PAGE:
On June 1991, a few days after my parents tied the knot, the second-largest volcanic eruption of the century occurred thanks to Mt. Pinatubo which, prior to said activity, was in dormancy. I remember my parents telling me that you can see the cloud of volcanic ash in the horizon all the way to Isabela (for more info about the mountain, visit its Wikipedia page at your own risk). Years later, the new landscape that the eruption created is now an attraction to tourists. It became even more popular after KathNiel’s movie, Crazy Beatiful You was shown in cinemas nationwide. Suddenly, there’s always a picture or two taken at the crater on my social media feed.
When my forever dependable travel buddy Fae organized a Pinatubo trip with some high school friends and their “plus ones”, I gladly joined and looked forward to posting a picture of me at the crater with Daniel and Kathryn’s convo about beautiful disasters as the caption (lo and behold HAHA!)
I’m not going to write about the tips on how to get there, things to do and other whatnots because the Internet is teeming with blog posts from people who are way better than me at giving advice.
What I’ll write about are my realizations.
(1) GoPros take really awesome or really bad pictures, nothing in between. Also, almost every group has a member who owns one. Thanks to my schwester for lending me hers!
(2) When you start being condescending of people who look like they’re going to die from exhaustion despite the hike being less than 20 minutes and the trail being anything but hard, repent! You have no right to judge the physical capacities of another.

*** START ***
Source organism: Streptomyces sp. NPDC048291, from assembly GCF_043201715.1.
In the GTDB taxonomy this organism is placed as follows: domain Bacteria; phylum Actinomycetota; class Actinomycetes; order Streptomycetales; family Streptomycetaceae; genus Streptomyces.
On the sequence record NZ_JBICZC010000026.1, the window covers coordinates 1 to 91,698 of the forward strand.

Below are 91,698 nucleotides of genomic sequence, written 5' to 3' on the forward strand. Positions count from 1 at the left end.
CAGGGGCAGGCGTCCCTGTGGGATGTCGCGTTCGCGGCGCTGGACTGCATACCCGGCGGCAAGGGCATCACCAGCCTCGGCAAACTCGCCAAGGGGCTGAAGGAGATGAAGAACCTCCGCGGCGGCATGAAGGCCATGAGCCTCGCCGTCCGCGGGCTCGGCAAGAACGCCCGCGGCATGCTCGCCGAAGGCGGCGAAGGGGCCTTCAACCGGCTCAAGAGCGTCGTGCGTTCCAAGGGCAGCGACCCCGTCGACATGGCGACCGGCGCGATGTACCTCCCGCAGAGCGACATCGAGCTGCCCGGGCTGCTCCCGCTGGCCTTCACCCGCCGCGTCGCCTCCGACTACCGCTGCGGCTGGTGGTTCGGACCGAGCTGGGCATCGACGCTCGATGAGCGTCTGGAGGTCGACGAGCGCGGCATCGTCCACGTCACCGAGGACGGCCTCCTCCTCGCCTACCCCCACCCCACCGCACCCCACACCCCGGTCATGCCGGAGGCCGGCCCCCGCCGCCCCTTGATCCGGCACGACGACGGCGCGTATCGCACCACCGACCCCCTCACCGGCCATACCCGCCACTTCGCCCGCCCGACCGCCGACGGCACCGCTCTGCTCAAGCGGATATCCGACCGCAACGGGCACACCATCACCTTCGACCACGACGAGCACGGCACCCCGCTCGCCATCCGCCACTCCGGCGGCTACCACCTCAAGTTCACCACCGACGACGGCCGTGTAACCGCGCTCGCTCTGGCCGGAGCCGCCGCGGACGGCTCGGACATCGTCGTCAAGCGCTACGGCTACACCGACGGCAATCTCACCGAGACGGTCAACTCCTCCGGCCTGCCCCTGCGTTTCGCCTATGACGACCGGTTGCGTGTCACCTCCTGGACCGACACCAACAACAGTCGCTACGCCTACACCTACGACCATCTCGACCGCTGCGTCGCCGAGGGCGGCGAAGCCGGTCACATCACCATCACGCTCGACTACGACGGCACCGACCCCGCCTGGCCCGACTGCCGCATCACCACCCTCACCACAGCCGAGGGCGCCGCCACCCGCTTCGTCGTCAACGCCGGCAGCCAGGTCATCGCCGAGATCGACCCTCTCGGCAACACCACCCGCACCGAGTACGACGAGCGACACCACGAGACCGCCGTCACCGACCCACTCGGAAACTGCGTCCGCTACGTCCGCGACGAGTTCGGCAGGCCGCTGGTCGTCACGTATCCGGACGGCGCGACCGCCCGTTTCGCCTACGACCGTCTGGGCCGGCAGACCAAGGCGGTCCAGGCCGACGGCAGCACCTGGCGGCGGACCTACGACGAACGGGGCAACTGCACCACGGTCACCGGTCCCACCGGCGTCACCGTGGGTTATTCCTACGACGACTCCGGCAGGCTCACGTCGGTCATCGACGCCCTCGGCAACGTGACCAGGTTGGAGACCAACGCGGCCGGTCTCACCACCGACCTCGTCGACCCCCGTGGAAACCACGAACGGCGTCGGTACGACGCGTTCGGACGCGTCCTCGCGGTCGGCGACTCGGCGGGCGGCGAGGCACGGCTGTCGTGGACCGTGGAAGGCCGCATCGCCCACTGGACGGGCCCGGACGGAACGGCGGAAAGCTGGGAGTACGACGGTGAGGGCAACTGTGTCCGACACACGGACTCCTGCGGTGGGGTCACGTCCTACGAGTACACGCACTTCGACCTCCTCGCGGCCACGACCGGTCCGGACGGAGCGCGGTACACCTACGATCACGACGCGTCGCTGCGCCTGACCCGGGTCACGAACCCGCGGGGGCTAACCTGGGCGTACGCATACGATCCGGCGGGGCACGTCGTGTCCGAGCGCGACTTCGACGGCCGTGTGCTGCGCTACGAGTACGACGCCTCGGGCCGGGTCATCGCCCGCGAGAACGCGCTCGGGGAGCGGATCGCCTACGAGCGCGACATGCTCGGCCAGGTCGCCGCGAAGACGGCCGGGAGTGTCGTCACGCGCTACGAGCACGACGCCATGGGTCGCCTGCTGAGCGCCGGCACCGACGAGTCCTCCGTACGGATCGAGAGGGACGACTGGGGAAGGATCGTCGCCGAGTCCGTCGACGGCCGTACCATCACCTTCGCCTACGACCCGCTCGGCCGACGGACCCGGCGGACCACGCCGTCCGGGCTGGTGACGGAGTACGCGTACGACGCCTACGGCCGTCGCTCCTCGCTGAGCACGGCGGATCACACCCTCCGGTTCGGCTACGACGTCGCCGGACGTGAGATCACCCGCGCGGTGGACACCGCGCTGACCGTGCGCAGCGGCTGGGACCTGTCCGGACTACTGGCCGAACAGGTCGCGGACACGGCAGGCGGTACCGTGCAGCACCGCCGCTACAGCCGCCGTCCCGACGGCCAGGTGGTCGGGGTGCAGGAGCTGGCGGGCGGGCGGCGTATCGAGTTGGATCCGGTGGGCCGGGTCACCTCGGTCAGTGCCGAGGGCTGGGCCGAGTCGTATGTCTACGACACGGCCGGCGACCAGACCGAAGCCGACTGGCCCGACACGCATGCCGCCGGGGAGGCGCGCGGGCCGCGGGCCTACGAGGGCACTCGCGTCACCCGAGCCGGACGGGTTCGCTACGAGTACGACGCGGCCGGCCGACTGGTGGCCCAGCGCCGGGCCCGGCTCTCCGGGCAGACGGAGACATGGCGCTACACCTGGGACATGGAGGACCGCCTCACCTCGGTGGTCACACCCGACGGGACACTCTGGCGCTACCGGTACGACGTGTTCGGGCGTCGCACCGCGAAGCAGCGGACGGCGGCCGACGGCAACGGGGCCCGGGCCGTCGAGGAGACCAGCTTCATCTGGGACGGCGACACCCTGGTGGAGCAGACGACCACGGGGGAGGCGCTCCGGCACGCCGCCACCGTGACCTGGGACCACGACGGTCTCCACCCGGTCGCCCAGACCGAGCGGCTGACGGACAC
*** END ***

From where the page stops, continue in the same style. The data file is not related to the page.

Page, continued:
(3) Thought of a hashtag, #PinasMuna. Because our country is beautiful (bias and all).
(4) Taking pictures of locals, especially if they’re indigent and more so if they’re children, makes me uncomfortable (but I’m still guilty of doing it from time to time out of habit). Imagine half a dozen cameras shoved on your face. It also breaks my heart when they hold out their hands afterwards asking for money, I don’t give them anything because it harbors begging, and I walk away feeling like an asshole. Tourism is a double-edged sword.
(5) Visiting natural tourist spots is always a gamble (paano kung pangit ang view/umulan ng malakas/sorang uminit/puro ulap ang makita mo?). That’s why you always have to pray for it.
Thank God for the chilly morning weather and gentle winds, the (relatively) easy hike, the amazing view, my friends and their friends, and our safe return. It is only you who can create something so beautiful out of something so violent.
Visitors before the spot became famous experienced swimming in the crater as well as a boat ride across. For some reason, almost every other activity has been prohibited (the spa town is closed, if you insist on going to the water falls your driver gets suspended, etc). Dear Capas Tourism, pakiayos please (because when you ask people why, they give different answers)!